Essilor is opening young eyes in double education campaign

Lens manufacturer is raising eye health awareness while preparing pupils for employment

03 May 2016 by Robina Moss

Children taking part in the Essilor children's campaignLens manufacturer Essilor has embarked on an education mission with neighbouring schools to its Thornbury site near Bristol, screening students to raise awareness of the importance of regular eye care while helping them learn how to design and build telescopes.

Essilor has manufactured lenses at its Thornbury site near Bristol for 42 years. The company is reaching out to local schools to help prepare pupils for employment while screening their eyes at the same time.

The lens manufacturer is working with Castle School in Thornbury and Marlwood School in Alveston, both in South Gloucestershire, sending in teams to screen hundreds of children, to see if they need a full eye examination.

Essilor managing director, Mike Kirkley, explained that the campaign is part of an eye care and health education awareness initiative among children, school staff and parents.

He said: “We are passionate about helping young children as we know that more than 90% of a child’s learning will be gained through sight.”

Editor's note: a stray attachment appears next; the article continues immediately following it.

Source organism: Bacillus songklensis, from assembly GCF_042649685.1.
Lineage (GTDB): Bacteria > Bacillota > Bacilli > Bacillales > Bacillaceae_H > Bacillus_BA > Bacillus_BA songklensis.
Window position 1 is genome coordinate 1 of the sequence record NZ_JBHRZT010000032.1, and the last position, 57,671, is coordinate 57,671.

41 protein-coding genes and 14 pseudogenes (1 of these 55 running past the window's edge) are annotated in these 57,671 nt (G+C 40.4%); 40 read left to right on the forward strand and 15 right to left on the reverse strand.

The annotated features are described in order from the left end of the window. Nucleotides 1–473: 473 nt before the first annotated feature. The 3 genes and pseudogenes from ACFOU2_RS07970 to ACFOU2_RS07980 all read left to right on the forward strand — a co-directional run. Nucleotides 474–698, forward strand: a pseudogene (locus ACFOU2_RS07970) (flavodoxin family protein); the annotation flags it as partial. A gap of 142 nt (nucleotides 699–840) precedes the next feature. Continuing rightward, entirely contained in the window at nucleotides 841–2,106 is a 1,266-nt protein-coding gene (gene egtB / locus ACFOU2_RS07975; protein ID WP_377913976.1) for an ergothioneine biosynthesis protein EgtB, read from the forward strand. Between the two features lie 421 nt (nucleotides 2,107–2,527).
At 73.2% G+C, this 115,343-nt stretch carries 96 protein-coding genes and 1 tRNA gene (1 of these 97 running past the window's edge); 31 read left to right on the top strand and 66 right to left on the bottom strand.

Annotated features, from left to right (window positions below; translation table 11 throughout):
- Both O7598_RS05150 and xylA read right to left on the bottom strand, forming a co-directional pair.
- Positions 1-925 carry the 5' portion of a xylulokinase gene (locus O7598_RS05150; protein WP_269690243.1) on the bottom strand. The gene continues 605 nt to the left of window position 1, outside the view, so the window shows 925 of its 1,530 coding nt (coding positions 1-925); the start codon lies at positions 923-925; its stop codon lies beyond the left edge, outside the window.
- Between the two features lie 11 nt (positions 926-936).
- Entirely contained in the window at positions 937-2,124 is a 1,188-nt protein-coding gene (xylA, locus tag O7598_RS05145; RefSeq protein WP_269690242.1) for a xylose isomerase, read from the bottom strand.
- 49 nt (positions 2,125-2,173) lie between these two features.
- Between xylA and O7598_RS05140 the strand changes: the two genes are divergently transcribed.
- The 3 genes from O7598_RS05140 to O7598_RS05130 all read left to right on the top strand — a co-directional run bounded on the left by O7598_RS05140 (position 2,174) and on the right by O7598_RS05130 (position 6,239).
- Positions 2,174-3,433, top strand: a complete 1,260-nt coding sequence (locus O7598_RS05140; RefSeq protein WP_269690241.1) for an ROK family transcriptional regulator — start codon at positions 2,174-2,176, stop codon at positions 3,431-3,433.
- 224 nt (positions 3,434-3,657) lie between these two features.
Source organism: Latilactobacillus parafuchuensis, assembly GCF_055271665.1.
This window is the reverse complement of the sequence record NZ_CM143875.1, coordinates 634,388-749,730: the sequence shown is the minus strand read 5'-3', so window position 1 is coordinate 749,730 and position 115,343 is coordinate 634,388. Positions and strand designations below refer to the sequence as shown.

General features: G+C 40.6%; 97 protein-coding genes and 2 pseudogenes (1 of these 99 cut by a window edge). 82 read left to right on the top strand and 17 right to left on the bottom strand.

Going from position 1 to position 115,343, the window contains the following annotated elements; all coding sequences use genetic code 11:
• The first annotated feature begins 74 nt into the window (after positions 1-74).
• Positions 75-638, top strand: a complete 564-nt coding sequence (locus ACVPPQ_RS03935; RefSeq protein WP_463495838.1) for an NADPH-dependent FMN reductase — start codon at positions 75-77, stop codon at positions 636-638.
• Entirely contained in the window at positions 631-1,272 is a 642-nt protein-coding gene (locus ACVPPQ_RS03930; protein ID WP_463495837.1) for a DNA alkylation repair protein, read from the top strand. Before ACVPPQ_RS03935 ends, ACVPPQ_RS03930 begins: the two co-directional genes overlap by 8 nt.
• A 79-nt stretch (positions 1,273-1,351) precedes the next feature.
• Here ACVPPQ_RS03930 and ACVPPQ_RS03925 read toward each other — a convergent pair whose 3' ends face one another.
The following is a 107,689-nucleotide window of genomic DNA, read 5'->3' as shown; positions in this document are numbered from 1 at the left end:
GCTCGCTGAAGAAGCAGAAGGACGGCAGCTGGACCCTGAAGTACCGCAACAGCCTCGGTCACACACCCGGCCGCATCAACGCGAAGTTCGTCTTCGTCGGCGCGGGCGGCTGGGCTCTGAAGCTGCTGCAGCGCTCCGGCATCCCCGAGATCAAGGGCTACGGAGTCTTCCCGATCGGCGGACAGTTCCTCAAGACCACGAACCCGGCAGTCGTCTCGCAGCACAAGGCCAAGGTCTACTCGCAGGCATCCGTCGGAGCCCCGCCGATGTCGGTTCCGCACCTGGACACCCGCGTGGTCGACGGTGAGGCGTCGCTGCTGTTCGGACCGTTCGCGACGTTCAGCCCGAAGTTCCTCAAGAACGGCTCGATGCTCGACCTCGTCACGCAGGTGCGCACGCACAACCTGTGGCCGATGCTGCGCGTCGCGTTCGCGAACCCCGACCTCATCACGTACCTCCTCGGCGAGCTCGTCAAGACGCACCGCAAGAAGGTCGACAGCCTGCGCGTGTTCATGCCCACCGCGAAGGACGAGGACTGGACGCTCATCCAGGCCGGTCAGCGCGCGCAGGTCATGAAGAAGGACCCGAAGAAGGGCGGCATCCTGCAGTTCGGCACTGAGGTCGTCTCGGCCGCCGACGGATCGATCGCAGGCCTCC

Mr Kirkley added: “Research shows that children with some form of visual correction needs do not achieve their full potential. We believe this should not happen anywhere, but certainly not here, in the UK, in 2016.”

In addition, the students are visiting Essilor’s Thornbury laboratory for weekly project work, learning how to produce a telescope, spyglass and forcimeter, as well as learning about optics, refraction and lens glazing.

Essilor’s head of quality, Pete Dodd, said: “Working with these young people is so inspiring. They do 80% of the design and production work themselves. With the telescope, we set them the task of working on a paper tube, then a plastic tube and the final stainless steel telescope.

“It’s amazing to see the transformation in them during the project and so encouraging to see them achieving and even exceeding their target school grades.”

“Many even came in to the laboratory during their own free time, wanting to work rather than kick a football around,” he added.

The company has also worked with Charfield Primary School where young children produced their own newspaper, the Charfield Chatter, interviewing Mr Kirkley and selling advertising space locally through cold calling.

The Charfield schoolchildren and Mr Kirkley were filmed for the regional BBC Points West programme at the Essilor facility. “The children were inspirational,” concluded Mr Kirkley.

Pictured (left to right) are Castle School pupils James Clarkson, Dan Young, Archie Griffiths and Adam Deverill, with teacher Rachel Beddoes.


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